Anthony L. Back, MD; Robert M. Arnold, MD; Timothy E. Quill, MD
Acknowledgments: The authors thank Dr. Susan Block for her helpful suggestions about the role of ambivalence.
Grant Support: Drs. Back and Arnold are Faculty Scholars of the Project on Death in America. Dr. Arnold was also supported by the Greenwall Foundation, Ladies Hospital Aid Society of Western Pennsylvania, and the LAS Trust Foundation.
Requests for Single Reprints: Anthony Back, MD, Veterans Administration Puget Sound Health Care System, 1660 South Columbian Way S111, Seattle, WA 98108; e-mail, email@example.com.
Current Author Addresses: Dr. Back: Veterans Administration Puget Sound Health Care System, 1660 South Columbian Way S111, Seattle, WA 98108.
Dr. Arnold: Section of Palliative Care and Medical Ethics, MUH 200 Lothrop Street 932, Pittsburgh, PA 15213.
Dr. Quill: Palliative Care Program, University of Rochester School of Medicine, Box 601, 601 Elmwood Avenue, Rochester, NY 14642.
Back A., Arnold R., Quill T.; Hope for the Best, and Prepare for the Worst. Ann Intern Med. 2003;138:439-443. doi: 10.7326/0003-4819-138-5-200303040-00028
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Published: Ann Intern Med. 2003;138(5):439-443.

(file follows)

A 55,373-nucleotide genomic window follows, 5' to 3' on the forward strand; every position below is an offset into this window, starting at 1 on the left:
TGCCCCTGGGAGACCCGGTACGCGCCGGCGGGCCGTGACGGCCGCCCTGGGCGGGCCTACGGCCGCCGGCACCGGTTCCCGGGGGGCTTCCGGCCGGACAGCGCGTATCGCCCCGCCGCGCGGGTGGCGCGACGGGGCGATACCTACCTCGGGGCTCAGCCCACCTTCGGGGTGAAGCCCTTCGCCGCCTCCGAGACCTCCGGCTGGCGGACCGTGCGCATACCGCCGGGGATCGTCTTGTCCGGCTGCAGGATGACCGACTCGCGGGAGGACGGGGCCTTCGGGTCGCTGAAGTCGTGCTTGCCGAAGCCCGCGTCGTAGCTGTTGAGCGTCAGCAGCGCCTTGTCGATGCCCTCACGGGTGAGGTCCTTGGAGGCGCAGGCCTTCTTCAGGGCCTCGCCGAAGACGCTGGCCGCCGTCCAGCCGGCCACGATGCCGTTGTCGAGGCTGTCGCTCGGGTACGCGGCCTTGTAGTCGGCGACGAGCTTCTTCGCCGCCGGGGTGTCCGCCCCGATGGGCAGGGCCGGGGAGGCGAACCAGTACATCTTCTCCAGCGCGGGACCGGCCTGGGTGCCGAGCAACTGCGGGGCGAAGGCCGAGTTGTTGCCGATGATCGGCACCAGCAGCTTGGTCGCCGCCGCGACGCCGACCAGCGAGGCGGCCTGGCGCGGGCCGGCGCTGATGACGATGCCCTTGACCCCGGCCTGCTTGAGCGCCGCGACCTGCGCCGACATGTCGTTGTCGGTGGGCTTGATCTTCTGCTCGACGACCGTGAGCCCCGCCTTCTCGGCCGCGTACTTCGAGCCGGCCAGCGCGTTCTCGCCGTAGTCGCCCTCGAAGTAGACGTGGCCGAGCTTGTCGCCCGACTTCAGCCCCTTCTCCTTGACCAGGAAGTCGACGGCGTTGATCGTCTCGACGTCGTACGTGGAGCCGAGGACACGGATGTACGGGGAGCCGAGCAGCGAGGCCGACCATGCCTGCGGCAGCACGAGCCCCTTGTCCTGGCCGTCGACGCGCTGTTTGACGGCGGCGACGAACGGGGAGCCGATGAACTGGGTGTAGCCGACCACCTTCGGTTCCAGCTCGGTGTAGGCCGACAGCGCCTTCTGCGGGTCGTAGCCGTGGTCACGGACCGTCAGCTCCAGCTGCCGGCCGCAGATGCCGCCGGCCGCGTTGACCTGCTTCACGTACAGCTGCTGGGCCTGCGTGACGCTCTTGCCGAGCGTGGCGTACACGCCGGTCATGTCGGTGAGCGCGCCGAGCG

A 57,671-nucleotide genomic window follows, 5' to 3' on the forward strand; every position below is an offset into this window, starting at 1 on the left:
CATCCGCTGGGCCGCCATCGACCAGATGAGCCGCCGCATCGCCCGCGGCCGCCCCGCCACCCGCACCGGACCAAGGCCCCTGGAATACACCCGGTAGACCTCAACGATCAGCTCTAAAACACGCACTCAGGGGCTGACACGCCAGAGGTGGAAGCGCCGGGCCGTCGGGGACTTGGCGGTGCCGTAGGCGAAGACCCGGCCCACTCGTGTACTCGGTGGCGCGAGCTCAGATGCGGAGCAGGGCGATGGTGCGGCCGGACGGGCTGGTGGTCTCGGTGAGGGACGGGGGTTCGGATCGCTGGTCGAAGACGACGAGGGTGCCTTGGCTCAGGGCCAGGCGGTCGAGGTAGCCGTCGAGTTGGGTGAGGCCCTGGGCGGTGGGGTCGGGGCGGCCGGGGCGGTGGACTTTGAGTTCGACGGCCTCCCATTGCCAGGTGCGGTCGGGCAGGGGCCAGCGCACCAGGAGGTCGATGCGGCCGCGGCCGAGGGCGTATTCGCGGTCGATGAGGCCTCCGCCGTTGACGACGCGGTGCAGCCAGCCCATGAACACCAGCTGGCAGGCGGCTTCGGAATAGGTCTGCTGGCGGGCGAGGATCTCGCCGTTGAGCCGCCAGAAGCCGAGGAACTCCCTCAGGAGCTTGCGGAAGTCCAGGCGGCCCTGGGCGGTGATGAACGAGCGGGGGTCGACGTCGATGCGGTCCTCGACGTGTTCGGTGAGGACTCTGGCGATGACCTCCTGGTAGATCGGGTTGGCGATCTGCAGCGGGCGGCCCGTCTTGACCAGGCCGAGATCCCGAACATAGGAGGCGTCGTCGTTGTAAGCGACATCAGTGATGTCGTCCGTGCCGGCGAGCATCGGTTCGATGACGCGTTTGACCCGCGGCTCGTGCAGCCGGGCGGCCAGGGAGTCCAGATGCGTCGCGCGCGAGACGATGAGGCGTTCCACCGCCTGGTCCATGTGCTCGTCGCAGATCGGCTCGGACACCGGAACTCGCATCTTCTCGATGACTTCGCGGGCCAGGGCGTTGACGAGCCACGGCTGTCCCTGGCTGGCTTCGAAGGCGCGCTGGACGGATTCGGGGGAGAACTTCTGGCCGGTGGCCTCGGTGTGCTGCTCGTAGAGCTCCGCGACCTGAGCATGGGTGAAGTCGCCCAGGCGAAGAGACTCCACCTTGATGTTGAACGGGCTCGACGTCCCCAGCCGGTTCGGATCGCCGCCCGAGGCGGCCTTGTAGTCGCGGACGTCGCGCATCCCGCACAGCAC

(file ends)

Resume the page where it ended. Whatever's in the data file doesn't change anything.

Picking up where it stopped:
Mr. J., a 40-year-old father of two young children, has metastatic non–small-cell lung cancer that has not responded to two different chemotherapy regimens. His physician, Dr. B., explains that the cancer is progressing. Mr. J. says, “Isn't there something you can do? Please don't give up on me.” Dr. B. pauses and says, “Well, there is an experimental protocol we could try.”
When faced with life-threatening illness, patients and physicians often feel that they must choose between hoping for disease remission and preparing for death. Mr. J. wants to fight the cancer in hope of living longer, and his physician is reluctant to discuss palliative care issues because she does not want to “destroy his hope” (1). Dr. B. knows that a patient in Mr. J.'s situation rarely benefits from third-line chemotherapy, and she also knows that by offering aggressive treatment she may be colluding with Mr. J. to avoid discussing the most likely prospect—that he is dying (2). Dr. B. is unsure how to proceed.
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Print ISSN: 0003-4819 | Online ISSN: 1539-3704
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